There is something dreamlike about Monschau and its Christmas Market. A historic town nestled in the rolling forests of Germany’s Eifel region, Monschau is a place where time stands still. Crowded with centuries-old timbered houses, crumbling medieval walls, weaving cobbled lanes and retired water mills, Monschau is one of Germany’s most beautiful towns. With the majority of its buildings perfectly preserved for over three hundred years, the town has a Disney like quality to it: a place for daydreaming ‘Belles’ or singing ‘Snow Whites’.
Yet, it is when the summer crowds retreat – the last of the town’s leaves falling into the babbling River Rur – that Monschau really comes to life. With snow falling past its candle-lit windows, the town sparkles under row upon row of twinkling Christmas lights. Towering fir trees decorate each street corner and the smell of cinnamon and sugar lingers in the air. Indeed, it is when Monschau’s ‘Weihnachtsmark’ arrives that the town truly casts its spell; the air thick with ‘Weihnachtszauber’, or Christmas Magic.
Monschau Christmas Markets are an unmissable spot for anyone hoping to experience true festive magic, without the obligatory visit to an over-heated department store or tinsel-filled Santa’s Grotto. Instead, let Monschau and its Weihnachtsmarkt transport you back to another time entirely: one in which Christmas meant delicate hand-crafted decorations, the smell of fresh pine cones and steaming pots of Glühwein.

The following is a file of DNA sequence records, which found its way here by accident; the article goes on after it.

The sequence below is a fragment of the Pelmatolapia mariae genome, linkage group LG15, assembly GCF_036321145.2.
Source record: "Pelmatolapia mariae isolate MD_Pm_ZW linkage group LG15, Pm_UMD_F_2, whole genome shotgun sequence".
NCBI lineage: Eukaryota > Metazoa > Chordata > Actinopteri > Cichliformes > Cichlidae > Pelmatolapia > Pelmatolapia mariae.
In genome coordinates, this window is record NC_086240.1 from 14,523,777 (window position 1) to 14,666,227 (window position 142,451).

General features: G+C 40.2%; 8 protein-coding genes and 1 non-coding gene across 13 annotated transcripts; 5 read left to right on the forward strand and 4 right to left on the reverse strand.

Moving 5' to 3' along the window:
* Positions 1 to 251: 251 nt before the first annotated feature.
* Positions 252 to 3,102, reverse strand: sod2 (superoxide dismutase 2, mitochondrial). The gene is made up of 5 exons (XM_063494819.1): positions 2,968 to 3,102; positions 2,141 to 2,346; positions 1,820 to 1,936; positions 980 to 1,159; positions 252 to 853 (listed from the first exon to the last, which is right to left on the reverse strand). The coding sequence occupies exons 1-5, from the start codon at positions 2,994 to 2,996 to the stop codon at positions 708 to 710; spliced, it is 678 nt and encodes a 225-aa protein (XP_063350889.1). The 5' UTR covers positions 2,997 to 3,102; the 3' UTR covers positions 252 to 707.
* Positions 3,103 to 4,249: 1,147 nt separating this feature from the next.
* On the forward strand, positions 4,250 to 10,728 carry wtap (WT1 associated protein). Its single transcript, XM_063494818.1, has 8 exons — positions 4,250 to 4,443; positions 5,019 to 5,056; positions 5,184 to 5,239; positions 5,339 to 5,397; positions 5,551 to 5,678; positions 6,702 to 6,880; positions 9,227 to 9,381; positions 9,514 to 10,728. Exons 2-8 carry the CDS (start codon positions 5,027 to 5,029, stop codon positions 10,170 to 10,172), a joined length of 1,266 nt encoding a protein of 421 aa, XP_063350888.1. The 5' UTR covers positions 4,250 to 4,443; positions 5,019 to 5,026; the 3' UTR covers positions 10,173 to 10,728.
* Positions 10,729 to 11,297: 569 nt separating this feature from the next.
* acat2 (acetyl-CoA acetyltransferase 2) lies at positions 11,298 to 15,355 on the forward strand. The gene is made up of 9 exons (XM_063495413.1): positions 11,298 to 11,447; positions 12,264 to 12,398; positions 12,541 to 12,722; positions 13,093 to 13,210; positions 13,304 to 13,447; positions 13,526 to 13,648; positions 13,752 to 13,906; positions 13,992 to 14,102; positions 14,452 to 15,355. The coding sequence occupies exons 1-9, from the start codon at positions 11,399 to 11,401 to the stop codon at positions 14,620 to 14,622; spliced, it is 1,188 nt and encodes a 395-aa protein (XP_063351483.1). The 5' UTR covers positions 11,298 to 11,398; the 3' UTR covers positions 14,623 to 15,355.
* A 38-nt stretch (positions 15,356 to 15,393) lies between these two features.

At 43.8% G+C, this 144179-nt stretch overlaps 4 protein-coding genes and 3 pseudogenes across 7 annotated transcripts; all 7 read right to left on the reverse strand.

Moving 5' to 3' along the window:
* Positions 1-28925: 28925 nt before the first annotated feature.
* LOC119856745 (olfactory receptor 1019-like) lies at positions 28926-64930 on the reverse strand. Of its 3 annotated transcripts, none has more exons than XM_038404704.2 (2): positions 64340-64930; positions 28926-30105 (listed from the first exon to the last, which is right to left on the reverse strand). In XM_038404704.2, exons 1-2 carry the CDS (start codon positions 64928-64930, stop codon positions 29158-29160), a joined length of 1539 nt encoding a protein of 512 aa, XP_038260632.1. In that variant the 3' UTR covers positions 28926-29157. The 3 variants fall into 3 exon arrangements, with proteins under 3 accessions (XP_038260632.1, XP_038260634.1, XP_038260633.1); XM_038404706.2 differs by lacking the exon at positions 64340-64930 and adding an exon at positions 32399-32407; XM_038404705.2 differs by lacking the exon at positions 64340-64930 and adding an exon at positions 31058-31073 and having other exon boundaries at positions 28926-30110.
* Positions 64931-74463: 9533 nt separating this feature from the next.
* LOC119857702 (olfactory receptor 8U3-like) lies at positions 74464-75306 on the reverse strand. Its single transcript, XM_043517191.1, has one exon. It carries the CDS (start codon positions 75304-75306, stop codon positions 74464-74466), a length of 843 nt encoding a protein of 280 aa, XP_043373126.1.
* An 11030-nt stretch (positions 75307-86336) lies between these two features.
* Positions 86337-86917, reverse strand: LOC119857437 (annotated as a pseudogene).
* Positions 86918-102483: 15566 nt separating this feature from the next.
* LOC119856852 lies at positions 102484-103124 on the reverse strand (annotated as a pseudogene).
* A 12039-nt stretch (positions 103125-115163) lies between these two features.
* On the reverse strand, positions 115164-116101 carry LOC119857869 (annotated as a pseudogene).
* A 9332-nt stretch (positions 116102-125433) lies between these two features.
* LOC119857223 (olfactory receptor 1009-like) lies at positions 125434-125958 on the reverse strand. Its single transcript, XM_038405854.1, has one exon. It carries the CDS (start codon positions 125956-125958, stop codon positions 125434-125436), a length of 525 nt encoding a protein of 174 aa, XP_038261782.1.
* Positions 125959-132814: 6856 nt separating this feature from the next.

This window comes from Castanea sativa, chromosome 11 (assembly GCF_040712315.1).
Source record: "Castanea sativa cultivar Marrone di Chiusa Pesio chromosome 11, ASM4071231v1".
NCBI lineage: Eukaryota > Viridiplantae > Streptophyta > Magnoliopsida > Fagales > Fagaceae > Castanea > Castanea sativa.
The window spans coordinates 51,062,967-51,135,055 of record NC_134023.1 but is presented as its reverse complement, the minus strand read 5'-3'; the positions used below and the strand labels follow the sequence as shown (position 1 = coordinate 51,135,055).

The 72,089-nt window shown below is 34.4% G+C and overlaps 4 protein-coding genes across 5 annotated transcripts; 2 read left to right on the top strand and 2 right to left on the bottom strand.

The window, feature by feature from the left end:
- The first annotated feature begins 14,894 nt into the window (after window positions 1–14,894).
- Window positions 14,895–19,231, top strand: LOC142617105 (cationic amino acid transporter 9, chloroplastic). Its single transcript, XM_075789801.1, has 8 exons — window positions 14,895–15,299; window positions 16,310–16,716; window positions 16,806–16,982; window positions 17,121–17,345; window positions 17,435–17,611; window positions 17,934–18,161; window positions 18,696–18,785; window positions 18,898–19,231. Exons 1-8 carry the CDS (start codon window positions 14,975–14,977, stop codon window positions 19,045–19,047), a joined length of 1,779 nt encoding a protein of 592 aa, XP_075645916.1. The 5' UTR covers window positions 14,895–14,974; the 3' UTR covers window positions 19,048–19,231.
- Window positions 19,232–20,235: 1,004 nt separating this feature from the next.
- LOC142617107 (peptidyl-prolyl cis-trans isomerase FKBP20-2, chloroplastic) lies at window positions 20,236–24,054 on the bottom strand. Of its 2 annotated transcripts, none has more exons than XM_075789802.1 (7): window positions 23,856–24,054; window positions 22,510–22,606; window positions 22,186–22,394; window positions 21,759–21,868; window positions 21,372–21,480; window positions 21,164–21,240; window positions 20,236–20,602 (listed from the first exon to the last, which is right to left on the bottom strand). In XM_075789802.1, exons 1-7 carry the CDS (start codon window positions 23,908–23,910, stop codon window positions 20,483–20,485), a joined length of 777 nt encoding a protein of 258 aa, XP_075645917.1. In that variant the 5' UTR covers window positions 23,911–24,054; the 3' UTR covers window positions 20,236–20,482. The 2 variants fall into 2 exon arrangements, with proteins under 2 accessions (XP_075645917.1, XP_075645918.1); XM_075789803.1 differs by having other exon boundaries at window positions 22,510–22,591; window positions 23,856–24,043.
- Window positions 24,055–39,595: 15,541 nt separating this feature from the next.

Below is your complete guide to enjoying the magical Christmas Market of Monschau; one that might just Germany’s most beautiful.
Monschau sits on the Belgium-German border, surrounded by hilly mountain ranges. Due to its location, the town is easy to reach by car, with many visitors coming from the larger towns of Aachen, Cologne, Bon, Liége (Belgium) and Maastrict (the Netherlands).
To visit Monschau, we flew from Heathrow Airport via Eurowings, direct to Cologne. Our return flights cost just under £100 per person. From here, we hired a car courtesy of Avis and drove directly to Aachen, where we spent a few days. For three nights (four days) our car hire cost approximately £168. After our fill of Aachen, we then continued on to Monschau, which was an incredibly straightforward drive on the Bundesstraße 258, taking just forty-five minutes in total.